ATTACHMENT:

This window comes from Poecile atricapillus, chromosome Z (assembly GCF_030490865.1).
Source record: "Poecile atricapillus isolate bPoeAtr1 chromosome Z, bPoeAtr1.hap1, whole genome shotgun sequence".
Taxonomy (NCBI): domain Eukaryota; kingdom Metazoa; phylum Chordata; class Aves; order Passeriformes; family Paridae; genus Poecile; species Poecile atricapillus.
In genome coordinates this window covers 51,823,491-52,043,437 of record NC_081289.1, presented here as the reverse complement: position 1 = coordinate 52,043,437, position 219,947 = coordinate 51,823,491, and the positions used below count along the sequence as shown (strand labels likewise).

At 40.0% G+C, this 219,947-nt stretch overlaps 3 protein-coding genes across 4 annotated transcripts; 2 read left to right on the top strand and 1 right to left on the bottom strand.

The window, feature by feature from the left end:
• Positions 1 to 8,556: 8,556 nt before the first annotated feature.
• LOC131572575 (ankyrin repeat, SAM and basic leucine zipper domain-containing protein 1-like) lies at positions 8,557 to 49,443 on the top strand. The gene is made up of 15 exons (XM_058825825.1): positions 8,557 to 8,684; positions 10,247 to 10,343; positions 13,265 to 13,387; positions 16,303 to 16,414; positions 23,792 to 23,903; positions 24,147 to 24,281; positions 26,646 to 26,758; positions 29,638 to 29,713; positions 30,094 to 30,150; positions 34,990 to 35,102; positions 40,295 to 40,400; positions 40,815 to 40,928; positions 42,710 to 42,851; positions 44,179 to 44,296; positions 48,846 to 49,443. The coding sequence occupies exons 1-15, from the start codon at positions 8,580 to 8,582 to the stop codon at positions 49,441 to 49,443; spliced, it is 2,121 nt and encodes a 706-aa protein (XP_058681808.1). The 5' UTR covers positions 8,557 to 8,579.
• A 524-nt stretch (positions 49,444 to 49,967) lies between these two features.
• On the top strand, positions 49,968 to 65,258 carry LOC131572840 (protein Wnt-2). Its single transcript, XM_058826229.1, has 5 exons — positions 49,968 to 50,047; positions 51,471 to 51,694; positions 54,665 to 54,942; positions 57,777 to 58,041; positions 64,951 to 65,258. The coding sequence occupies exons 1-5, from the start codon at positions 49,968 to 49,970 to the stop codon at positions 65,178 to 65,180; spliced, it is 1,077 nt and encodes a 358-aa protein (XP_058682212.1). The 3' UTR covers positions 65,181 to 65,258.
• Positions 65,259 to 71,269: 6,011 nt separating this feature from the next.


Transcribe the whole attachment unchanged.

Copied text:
This window comes from Poecile atricapillus, chromosome Z (assembly GCF_030490865.1).
Source record: "Poecile atricapillus isolate bPoeAtr1 chromosome Z, bPoeAtr1.hap1, whole genome shotgun sequence".
Taxonomy (NCBI): domain Eukaryota; kingdom Metazoa; phylum Chordata; class Aves; order Passeriformes; family Paridae; genus Poecile; species Poecile atricapillus.
In genome coordinates this window covers 51,823,491-52,043,437 of record NC_081289.1, presented here as the reverse complement: position 1 = coordinate 52,043,437, position 219,947 = coordinate 51,823,491, and the positions used below count along the sequence as shown (strand labels likewise).

At 40.0% G+C, this 219,947-nt stretch overlaps 3 protein-coding genes across 4 annotated transcripts; 2 read left to right on the top strand and 1 right to left on the bottom strand.

The window, feature by feature from the left end:
• Positions 1 to 8,556: 8,556 nt before the first annotated feature.
• LOC131572575 (ankyrin repeat, SAM and basic leucine zipper domain-containing protein 1-like) lies at positions 8,557 to 49,443 on the top strand. The gene is made up of 15 exons (XM_058825825.1): positions 8,557 to 8,684; positions 10,247 to 10,343; positions 13,265 to 13,387; positions 16,303 to 16,414; positions 23,792 to 23,903; positions 24,147 to 24,281; positions 26,646 to 26,758; positions 29,638 to 29,713; positions 30,094 to 30,150; positions 34,990 to 35,102; positions 40,295 to 40,400; positions 40,815 to 40,928; positions 42,710 to 42,851; positions 44,179 to 44,296; positions 48,846 to 49,443. The coding sequence occupies exons 1-15, from the start codon at positions 8,580 to 8,582 to the stop codon at positions 49,441 to 49,443; spliced, it is 2,121 nt and encodes a 706-aa protein (XP_058681808.1). The 5' UTR covers positions 8,557 to 8,579.
• A 524-nt stretch (positions 49,444 to 49,967) lies between these two features.
• On the top strand, positions 49,968 to 65,258 carry LOC131572840 (protein Wnt-2). Its single transcript, XM_058826229.1, has 5 exons — positions 49,968 to 50,047; positions 51,471 to 51,694; positions 54,665 to 54,942; positions 57,777 to 58,041; positions 64,951 to 65,258. The coding sequence occupies exons 1-5, from the start codon at positions 49,968 to 49,970 to the stop codon at positions 65,178 to 65,180; spliced, it is 1,077 nt and encodes a 358-aa protein (XP_058682212.1). The 3' UTR covers positions 65,181 to 65,258.
• Positions 65,259 to 71,269: 6,011 nt separating this feature from the next.